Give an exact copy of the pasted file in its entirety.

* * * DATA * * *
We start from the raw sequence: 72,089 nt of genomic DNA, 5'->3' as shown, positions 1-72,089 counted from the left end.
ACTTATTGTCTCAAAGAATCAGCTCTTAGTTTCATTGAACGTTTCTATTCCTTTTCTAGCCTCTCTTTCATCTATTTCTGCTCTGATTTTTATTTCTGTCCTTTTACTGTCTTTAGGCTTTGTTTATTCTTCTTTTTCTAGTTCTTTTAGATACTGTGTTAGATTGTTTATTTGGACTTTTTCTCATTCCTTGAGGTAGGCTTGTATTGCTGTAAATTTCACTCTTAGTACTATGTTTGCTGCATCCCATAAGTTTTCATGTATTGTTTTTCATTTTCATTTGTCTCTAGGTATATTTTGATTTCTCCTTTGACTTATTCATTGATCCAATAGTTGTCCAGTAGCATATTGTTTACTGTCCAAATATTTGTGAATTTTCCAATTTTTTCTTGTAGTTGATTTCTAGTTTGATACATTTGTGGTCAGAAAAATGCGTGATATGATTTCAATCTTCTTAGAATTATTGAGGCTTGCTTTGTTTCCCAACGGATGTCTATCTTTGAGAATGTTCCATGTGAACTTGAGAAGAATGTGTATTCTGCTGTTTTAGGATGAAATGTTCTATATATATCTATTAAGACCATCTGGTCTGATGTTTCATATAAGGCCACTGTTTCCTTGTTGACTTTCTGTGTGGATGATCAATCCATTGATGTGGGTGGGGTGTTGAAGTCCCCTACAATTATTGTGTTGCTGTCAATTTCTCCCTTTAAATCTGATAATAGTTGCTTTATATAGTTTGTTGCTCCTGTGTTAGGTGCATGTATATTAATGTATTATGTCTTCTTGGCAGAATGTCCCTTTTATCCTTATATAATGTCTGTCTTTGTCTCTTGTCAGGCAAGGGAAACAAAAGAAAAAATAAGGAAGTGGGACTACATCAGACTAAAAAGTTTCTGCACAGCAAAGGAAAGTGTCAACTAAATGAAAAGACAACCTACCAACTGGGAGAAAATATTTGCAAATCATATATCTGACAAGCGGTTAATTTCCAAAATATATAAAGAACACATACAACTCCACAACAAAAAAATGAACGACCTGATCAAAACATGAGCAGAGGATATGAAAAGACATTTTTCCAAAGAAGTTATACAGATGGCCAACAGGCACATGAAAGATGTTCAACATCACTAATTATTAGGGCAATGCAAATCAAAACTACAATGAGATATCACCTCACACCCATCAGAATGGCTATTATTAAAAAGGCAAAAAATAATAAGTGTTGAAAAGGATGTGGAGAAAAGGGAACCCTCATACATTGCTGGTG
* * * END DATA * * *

We start from the raw sequence: 72,089 nt of genomic DNA, 5'->3' as shown, positions 1-72,089 counted from the left end.
ACTTATTGTCTCAAAGAATCAGCTCTTAGTTTCATTGAACGTTTCTATTCCTTTTCTAGCCTCTCTTTCATCTATTTCTGCTCTGATTTTTATTTCTGTCCTTTTACTGTCTTTAGGCTTTGTTTATTCTTCTTTTTCTAGTTCTTTTAGATACTGTGTTAGATTGTTTATTTGGACTTTTTCTCATTCCTTGAGGTAGGCTTGTATTGCTGTAAATTTCACTCTTAGTACTATGTTTGCTGCATCCCATAAGTTTTCATGTATTGTTTTTCATTTTCATTTGTCTCTAGGTATATTTTGATTTCTCCTTTGACTTATTCATTGATCCAATAGTTGTCCAGTAGCATATTGTTTACTGTCCAAATATTTGTGAATTTTCCAATTTTTTCTTGTAGTTGATTTCTAGTTTGATACATTTGTGGTCAGAAAAATGCGTGATATGATTTCAATCTTCTTAGAATTATTGAGGCTTGCTTTGTTTCCCAACGGATGTCTATCTTTGAGAATGTTCCATGTGAACTTGAGAAGAATGTGTATTCTGCTGTTTTAGGATGAAATGTTCTATATATATCTATTAAGACCATCTGGTCTGATGTTTCATATAAGGCCACTGTTTCCTTGTTGACTTTCTGTGTGGATGATCAATCCATTGATGTGGGTGGGGTGTTGAAGTCCCCTACAATTATTGTGTTGCTGTCAATTTCTCCCTTTAAATCTGATAATAGTTGCTTTATATAGTTTGTTGCTCCTGTGTTAGGTGCATGTATATTAATGTATTATGTCTTCTTGGCAGAATGTCCCTTTTATCCTTATATAATGTCTGTCTTTGTCTCTTGTCAGGCAAGGGAAACAAAAGAAAAAATAAGGAAGTGGGACTACATCAGACTAAAAAGTTTCTGCACAGCAAAGGAAAGTGTCAACTAAATGAAAAGACAACCTACCAACTGGGAGAAAATATTTGCAAATCATATATCTGACAAGCGGTTAATTTCCAAAATATATAAAGAACACATACAACTCCACAACAAAAAAATGAACGACCTGATCAAAACATGAGCAGAGGATATGAAAAGACATTTTTCCAAAGAAGTTATACAGATGGCCAACAGGCACATGAAAGATGTTCAACATCACTAATTATTAGGGCAATGCAAATCAAAACTACAATGAGATATCACCTCACACCCATCAGAATGGCTATTATTAAAAAGGCAAAAAATAATAAGTGTTGAAAAGGATGTGGAGAAAAGGGAACCCTCATACATTGCTGGTG